Limb from Limb
“Old people have always said that an animal which kills a human should be torn limb from limb,” says Hee-bong (Byun Hee-bong), “That it’s a human’s duty to do so.” He sighs, and looks up at his young granddaughter’s photo, one of many arranged in a makeshift memorial where hundreds of mourners have gathered. Behind him, a man in a yellow hazmat suit appears, about to announce what you already know: the “animal” that has grabbed young Hyun-seo (Ko A-sung) is not only deserving of being torn limb from limb, but it’s also the product of human corruption, greed, and arrogance.
You know this because The Host (Gwoemul) has started—about 20 minutes before—much like other creature features. A sinister-seeming U.S. military pathologist (Scott Wilson) working in South Korea instructs a startled minion to begin dumping formaldehyde into local waters. The toxin infects the environment, producing a ghastly mutation—part fish, part reptile—that, just before Hee-bong’s speech, emerges from the Han River with a perverse combination of grace and awfulness. Galumphing up onto the riverbank, it surprises a crowd of hapless citizens assembled for nice-day strolling by the water. At first, they don’t quite comprehend what they’re looking at, and they gawk. Within seconds, however, they’re on the run, the creature in hot pursuit. Screaming, flailing, falling—the humans don’t have a chance.
Hilarious and horrific, the scene offers up a range of grisly-campy delights, all indicative of the film’s relentless ingenuity: the camera careens with the fleeing crowd, pausing to show brief instances of violence: a girl under headphones unaware that she’s about to be snatched up, an assortment of bodies torn up, chewed, or tossed into the water, a dog gnawing at his owner, whale- and swan-shaped paddleboats bearing stunned observers of the turmoil. Hyun-seo’s father, the sincere manchild Kang-du (Song Kang-ho), rushes into the fray to rescue her. When he loses track of her and takes another child’s hand by accident, the mistake at first seems almost comic, his stunned face so unbelieving you anticipate he’ll find her in an instant. But just as suddenly, the scene is tragic: in the mouth of the monster, she disappears into the Han.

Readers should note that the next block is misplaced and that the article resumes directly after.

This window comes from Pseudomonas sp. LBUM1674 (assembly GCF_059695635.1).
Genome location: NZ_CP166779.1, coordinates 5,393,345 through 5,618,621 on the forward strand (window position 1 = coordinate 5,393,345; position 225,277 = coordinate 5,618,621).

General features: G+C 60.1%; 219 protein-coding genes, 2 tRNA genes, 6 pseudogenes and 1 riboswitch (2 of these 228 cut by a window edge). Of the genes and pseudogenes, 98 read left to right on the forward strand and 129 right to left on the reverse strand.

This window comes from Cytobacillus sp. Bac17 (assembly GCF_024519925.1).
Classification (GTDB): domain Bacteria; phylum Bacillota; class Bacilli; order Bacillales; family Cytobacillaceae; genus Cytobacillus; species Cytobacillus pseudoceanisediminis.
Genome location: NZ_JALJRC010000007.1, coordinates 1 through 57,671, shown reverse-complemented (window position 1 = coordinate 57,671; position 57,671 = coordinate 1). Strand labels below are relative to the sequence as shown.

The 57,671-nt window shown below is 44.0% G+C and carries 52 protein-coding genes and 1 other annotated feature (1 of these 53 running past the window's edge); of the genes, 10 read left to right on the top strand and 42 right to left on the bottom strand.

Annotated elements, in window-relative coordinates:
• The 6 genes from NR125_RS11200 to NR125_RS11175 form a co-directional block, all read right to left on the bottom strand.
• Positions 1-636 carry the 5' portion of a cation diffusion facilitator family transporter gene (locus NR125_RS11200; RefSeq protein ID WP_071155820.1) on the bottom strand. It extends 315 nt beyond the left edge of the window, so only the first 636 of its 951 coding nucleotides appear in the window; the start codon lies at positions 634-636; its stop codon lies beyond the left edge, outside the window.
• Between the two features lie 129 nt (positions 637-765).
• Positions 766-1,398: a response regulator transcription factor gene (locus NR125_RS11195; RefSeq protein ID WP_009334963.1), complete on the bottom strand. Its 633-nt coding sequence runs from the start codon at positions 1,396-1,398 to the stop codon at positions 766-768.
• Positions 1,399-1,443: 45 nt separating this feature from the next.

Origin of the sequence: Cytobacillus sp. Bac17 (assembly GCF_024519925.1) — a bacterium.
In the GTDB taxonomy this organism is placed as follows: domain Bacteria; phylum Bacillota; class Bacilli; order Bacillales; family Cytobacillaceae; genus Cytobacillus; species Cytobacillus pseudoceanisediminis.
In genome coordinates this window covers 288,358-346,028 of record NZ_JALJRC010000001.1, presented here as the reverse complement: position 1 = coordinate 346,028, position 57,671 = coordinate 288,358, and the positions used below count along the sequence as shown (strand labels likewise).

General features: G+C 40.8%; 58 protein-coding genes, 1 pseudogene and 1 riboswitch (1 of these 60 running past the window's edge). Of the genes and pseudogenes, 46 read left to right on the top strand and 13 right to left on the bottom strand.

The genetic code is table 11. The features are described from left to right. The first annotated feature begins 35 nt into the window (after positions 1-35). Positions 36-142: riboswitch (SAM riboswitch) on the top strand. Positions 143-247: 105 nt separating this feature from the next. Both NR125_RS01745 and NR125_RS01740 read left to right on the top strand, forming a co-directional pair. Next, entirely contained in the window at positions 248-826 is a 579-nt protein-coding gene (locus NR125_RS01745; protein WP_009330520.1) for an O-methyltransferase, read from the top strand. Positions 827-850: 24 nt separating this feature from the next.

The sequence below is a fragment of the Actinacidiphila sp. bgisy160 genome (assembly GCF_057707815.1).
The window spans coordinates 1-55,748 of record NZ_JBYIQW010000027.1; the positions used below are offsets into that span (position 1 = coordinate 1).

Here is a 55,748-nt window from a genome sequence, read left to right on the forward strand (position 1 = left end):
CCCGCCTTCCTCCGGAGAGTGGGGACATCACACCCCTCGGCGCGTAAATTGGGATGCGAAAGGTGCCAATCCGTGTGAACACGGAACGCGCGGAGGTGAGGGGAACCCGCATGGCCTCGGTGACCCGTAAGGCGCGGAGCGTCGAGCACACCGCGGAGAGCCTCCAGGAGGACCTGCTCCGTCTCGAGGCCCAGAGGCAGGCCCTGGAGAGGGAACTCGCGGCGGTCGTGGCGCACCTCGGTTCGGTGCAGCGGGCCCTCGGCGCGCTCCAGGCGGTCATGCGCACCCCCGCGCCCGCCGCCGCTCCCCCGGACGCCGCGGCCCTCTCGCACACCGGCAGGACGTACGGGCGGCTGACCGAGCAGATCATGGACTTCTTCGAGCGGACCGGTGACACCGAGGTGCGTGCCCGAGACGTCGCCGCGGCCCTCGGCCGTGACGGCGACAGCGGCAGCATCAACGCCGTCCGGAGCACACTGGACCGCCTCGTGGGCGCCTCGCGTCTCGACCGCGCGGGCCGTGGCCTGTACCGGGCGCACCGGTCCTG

Kang-du soon learns, from that fellow in yellow hazmat suit, that he may be infected by the monster’s insidious “virus.” The man doesn’t have an exact set of facts to dispense, but instead tells the gathered mourners to watch a conveniently located TV, where they will see an “explanation.” This turns out to be a public service sort of notice, full of vague, anxious-making hype, the media and government colluding in crowd manipulation. Like his father, unemployed brother Nam-il (Park Hae-il), and champion archer sister Nam-joo (Bae Doo-na), Kang-du distrusts this official story. But it hardly matters: deemed infected, he’s dragged off to a hospital, where he submits to tests and hangs his head, despondent over his loss and feeling guilt to boot.
And then Kang-du gets a cell phone call from Hyun-seo late at night. She screams like a horror movie girl, her terrified voice echoes, the call must be a nightmare. But Kang-du is certain she’s alive (his insistence to a security guard conjures yet another haunting, weirdly beautiful image, his face pressed against plastic sheeting that’s supposed to keep his infection quarantined). And so he and his family set off on their own, knowing the government is unable, not to mention quite unwilling, to take up the search.
As much as their ensuing adventure follows conventional narrative turns (familial bickering and bonding, resistance against self-serious authorities, wily appearances and serial-climactic showdowns with the monster), The Host offers all sorts of visual surprises. These in turn pay homage to past films as much as they innovate. Bong Joon-ho’s influences are many and eclectic, as he described them in an interview with this writer, both obvious (Godzilla, Jaws, Alien) and unexpected (John Carpenter’s The Thing, Sally Mann’s photographs). Shadows are alternately protective and ominous, city streets familiar and strange. The sheer agility of the camera—whether tracking the ever-mobile monster or probing children’s faces—articulates a delicate sensibility, an attention to details of composition and color.
The creature in particular is characterized by an uncanny grace (its slipping off the bridge into the water is an oddly breathtaking image, both gruesome and ethereal), while its human opponents remain manifestly odious. The humans fight amongst themselves, the poor folks—who include the homeless as well as the food vendor Hee-bong fend for themselves in ways at once honorable, cunning, and necessarily devious. They must contend with an onslaught of bad news: TV journalists report U.S. displeasure with Korea’s inability to handle its own crisis (shades of SARS, complete with surgical-masked pedestrians huddled on street corners), the police remain treacherous and unthinkingly aggressive, and an American doctor (Paul Lazar) comes equipped with mad-scientist instruments for brain surgery.
As the hapless humans scurry about above ground, Hyun-seo remains determined below. Deposited in a lair filled with other live and dead bodies, she describes it to Kang-du as “like a really big sewer.” Looking small in her schoolgirl’s plaid skirt, she emerges from shadows, her face smudged with grime, determined to combat the creature. At once poignant and grim, clever and resolute, she’s not so much vengeful as she is charming and courageous. She’s an ideal hero for the moment.